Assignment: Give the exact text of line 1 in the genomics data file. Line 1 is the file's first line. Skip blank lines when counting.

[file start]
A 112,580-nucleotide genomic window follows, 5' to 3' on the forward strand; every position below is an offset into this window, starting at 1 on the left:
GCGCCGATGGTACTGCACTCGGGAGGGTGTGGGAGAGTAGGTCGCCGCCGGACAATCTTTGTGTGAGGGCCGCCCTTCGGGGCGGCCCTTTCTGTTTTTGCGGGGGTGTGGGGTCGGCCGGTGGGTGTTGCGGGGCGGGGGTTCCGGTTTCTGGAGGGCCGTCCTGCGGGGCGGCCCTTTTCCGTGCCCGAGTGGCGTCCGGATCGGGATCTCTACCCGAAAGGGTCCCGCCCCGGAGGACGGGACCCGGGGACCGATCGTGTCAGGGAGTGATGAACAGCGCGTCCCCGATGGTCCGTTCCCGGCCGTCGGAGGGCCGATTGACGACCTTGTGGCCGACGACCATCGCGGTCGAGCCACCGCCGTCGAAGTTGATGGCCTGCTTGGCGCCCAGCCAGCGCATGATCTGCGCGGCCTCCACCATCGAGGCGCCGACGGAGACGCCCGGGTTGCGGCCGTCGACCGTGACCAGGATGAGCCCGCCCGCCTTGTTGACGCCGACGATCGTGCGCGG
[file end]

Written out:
A 112,580-nucleotide genomic window follows, 5' to 3' on the forward strand; every position below is an offset into this window, starting at 1 on the left: